CHOC Children’s wants its referring physicians to get to know its specialists. Today, meet Dr. Kenneth Kwon, a pediatric emergency medicine specialist at CHOC Children’s at Mission Hospital.
Q: What is your education and training?
A: I completed undergraduate studies at Cornell University, medical school at Columbia University, an internship at UCLA, a pediatric residency at Lucile Packard Children’s Hospital at Stanford University, and an emergency medicine residency at UC Irvine. I am board-certified in both pediatrics and emergency medicine.
Q: What are your administrative appointments?
A: I am the Director of Pediatric Emergency Services and the current Chief of Staff elect at CHOC Children’s at Mission Hospital.
Q: What are your special clinical interests?
A: Pediatric trauma and injury prevention.
Q: How long have you been on staff at CHOC?
A: Eleven years.
Q: What are your most common diagnoses?
A: Fractures, head injuries, lacerations, febrile illnesses, and abdominal pain.
Q: What would you most like community/referring providers to know about you/your division at CHOC?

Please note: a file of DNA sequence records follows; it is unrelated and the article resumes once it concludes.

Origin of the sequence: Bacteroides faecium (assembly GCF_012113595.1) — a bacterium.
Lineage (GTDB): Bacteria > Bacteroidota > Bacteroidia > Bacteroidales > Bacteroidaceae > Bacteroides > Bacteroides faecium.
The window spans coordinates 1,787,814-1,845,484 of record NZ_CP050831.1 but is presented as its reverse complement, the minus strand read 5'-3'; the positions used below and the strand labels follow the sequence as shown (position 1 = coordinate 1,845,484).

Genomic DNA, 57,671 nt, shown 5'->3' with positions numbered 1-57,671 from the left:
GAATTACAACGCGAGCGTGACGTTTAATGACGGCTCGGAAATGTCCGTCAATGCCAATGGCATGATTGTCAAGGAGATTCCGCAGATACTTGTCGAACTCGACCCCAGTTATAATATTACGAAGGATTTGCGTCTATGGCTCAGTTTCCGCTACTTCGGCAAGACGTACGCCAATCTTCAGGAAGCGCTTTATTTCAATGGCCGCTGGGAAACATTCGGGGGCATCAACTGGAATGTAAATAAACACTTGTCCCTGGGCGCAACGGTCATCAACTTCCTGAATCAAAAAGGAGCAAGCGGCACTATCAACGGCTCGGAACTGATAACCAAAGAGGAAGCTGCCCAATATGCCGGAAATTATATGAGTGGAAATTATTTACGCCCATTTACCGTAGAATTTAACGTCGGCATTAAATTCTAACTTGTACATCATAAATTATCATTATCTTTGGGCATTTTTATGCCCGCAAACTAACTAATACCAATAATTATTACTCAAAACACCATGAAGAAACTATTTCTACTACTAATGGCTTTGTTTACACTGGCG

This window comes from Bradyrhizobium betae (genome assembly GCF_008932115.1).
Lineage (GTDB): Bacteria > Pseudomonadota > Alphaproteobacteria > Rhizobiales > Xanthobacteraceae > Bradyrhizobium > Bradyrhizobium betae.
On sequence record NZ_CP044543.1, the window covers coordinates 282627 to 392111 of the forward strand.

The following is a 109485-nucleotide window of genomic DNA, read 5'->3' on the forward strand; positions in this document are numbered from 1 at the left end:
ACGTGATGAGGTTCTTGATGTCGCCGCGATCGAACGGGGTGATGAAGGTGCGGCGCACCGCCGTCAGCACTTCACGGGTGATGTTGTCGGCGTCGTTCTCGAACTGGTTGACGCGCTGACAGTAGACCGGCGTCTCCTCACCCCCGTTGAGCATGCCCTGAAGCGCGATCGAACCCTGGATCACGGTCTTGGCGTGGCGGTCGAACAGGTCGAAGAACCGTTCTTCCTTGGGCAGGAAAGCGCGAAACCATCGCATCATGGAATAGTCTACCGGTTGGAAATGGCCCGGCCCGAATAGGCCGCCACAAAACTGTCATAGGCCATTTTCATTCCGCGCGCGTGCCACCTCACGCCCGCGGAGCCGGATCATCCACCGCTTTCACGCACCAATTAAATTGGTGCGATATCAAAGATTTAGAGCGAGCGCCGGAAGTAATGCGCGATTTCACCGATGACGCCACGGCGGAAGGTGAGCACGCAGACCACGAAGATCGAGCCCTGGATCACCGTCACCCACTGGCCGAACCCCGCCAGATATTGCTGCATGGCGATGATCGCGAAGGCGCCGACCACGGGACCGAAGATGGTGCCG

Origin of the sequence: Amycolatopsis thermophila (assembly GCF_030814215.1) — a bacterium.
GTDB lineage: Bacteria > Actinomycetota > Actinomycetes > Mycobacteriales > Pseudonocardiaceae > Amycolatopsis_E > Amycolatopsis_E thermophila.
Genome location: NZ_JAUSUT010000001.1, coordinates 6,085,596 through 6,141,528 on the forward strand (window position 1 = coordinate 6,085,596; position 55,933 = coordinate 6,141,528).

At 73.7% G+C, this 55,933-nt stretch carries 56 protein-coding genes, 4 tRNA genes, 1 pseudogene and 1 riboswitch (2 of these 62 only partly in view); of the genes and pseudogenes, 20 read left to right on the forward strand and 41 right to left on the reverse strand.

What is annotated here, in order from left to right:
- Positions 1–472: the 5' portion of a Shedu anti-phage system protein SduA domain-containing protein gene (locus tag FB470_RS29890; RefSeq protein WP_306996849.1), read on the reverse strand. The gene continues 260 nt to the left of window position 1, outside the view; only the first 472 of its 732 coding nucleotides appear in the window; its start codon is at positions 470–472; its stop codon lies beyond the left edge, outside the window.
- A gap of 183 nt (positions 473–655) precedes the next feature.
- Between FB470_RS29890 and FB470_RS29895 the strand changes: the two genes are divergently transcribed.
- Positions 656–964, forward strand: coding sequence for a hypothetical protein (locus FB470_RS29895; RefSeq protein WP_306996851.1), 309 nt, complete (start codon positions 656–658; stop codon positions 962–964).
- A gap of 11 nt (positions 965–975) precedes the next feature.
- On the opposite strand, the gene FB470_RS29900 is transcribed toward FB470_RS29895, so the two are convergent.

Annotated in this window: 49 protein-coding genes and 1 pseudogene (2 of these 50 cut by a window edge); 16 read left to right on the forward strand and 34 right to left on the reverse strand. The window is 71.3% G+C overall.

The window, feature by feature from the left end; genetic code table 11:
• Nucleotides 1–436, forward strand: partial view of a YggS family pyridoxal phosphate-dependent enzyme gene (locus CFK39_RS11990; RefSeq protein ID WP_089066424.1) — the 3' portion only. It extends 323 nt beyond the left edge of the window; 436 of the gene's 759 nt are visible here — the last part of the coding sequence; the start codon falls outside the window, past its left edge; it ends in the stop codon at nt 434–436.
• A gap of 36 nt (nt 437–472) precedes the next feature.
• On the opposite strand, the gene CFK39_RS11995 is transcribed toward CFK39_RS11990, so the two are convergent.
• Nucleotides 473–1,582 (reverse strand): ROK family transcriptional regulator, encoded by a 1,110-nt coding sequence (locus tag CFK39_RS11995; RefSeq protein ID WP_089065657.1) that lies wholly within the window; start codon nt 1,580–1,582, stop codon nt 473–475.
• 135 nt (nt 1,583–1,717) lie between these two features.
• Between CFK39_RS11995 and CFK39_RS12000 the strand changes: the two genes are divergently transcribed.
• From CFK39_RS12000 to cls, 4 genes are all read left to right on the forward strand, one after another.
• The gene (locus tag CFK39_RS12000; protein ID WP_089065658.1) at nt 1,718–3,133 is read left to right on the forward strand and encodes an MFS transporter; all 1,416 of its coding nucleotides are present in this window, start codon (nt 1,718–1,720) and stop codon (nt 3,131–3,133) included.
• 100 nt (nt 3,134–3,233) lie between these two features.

A: We are a comprehensive general ED and trauma center with an emphasis on pediatric and family-centered care. We have pediatric-friendly facilities including a pediatric waiting area and child life services, and we have the resources of a children’s hospital in our building and at our fingertips.
Q: What inspires you most about the care being delivered here at CHOC?
A: CHOC is on the forefront regionally and nationally when it comes to patient safety and quality care, and that is not more evident than in the emergency department. I have worked in over ten emergency departments in my career, and I can safely say that the ED at CHOC at Mission is top-notch when it comes to timeliness and scope of care, facilities and staff.
Q: Why did you decide to become an emergency medicine physician?
A: During pediatric residency, I was particularly interested in high acuity care. I was deciding between neonatal/pediatric intensive care and pediatric emergency medicine. But I missed treating adults and the elderly, so I decided to pursue a second residency in emergency medicine. Now I get the best of both worlds, which is treating high acuity patients of all ages, with a particular emphasis on children.
Q: If you weren’t a physician, what would you be and why?
A: I would have become a music producer. I’ve always loved music and even dabbled as a disc jockey in college. I was never good at singing or dancing.
Q: What are your hobbies/interests outside of work?
A: Golf, family time, listening to obscure 80’s one-hit wonders, and sampling local microbrews.
Q: What was the funniest thing a patient told you?
A: An adage in pediatric emergency care is when a child comes in with a nosebleed, you don’t ask if he picks his nose, you ask him which finger he uses. When I asked this question to one of my pint-sized patients, he answered that he used all of them, and then proceeded to demonstrate by sticking each of his 10 fingers in his nose individually. It was priceless.